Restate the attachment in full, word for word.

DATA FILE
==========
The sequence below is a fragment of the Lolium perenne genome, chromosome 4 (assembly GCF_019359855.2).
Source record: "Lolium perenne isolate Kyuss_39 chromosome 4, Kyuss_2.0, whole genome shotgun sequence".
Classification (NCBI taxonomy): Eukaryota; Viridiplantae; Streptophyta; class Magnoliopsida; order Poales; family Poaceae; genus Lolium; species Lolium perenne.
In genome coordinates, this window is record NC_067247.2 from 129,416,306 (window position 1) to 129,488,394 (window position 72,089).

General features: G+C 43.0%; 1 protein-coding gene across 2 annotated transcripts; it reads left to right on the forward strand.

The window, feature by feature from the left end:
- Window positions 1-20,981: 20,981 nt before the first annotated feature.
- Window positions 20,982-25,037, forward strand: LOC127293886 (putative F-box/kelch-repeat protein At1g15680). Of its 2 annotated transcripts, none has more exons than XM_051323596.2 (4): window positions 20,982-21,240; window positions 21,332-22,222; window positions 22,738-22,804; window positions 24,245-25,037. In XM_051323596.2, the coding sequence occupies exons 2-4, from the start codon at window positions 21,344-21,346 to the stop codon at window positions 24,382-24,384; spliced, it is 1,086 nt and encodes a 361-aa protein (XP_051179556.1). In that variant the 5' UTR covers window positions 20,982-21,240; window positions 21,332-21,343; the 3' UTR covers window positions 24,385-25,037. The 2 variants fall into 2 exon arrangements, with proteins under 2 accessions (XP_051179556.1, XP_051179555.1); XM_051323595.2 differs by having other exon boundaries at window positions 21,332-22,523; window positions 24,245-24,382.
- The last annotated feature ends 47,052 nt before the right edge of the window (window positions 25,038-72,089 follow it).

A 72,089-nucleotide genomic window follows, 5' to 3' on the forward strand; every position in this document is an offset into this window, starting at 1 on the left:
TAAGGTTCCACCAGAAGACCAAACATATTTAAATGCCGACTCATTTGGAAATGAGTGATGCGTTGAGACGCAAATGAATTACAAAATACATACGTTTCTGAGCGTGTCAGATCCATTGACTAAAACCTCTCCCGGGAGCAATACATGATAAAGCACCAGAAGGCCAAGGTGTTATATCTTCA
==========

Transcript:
The sequence below is a fragment of the Lolium perenne genome, chromosome 4 (assembly GCF_019359855.2).
Source record: "Lolium perenne isolate Kyuss_39 chromosome 4, Kyuss_2.0, whole genome shotgun sequence".
Classification (NCBI taxonomy): Eukaryota; Viridiplantae; Streptophyta; class Magnoliopsida; order Poales; family Poaceae; genus Lolium; species Lolium perenne.
In genome coordinates, this window is record NC_067247.2 from 129,416,306 (window position 1) to 129,488,394 (window position 72,089).

General features: G+C 43.0%; 1 protein-coding gene across 2 annotated transcripts; it reads left to right on the forward strand.

The window, feature by feature from the left end:
- Window positions 1-20,981: 20,981 nt before the first annotated feature.
- Window positions 20,982-25,037, forward strand: LOC127293886 (putative F-box/kelch-repeat protein At1g15680). Of its 2 annotated transcripts, none has more exons than XM_051323596.2 (4): window positions 20,982-21,240; window positions 21,332-22,222; window positions 22,738-22,804; window positions 24,245-25,037. In XM_051323596.2, the coding sequence occupies exons 2-4, from the start codon at window positions 21,344-21,346 to the stop codon at window positions 24,382-24,384; spliced, it is 1,086 nt and encodes a 361-aa protein (XP_051179556.1). In that variant the 5' UTR covers window positions 20,982-21,240; window positions 21,332-21,343; the 3' UTR covers window positions 24,385-25,037. The 2 variants fall into 2 exon arrangements, with proteins under 2 accessions (XP_051179556.1, XP_051179555.1); XM_051323595.2 differs by having other exon boundaries at window positions 21,332-22,523; window positions 24,245-24,382.
- The last annotated feature ends 47,052 nt before the right edge of the window (window positions 25,038-72,089 follow it).

A 72,089-nucleotide genomic window follows, 5' to 3' on the forward strand; every position in this document is an offset into this window, starting at 1 on the left:
TAAGGTTCCACCAGAAGACCAAACATATTTAAATGCCGACTCATTTGGAAATGAGTGATGCGTTGAGACGCAAATGAATTACAAAATACATACGTTTCTGAGCGTGTCAGATCCATTGACTAAAACCTCTCCCGGGAGCAATACATGATAAAGCACCAGAAGGCCAAGGTGTTATATCTTCA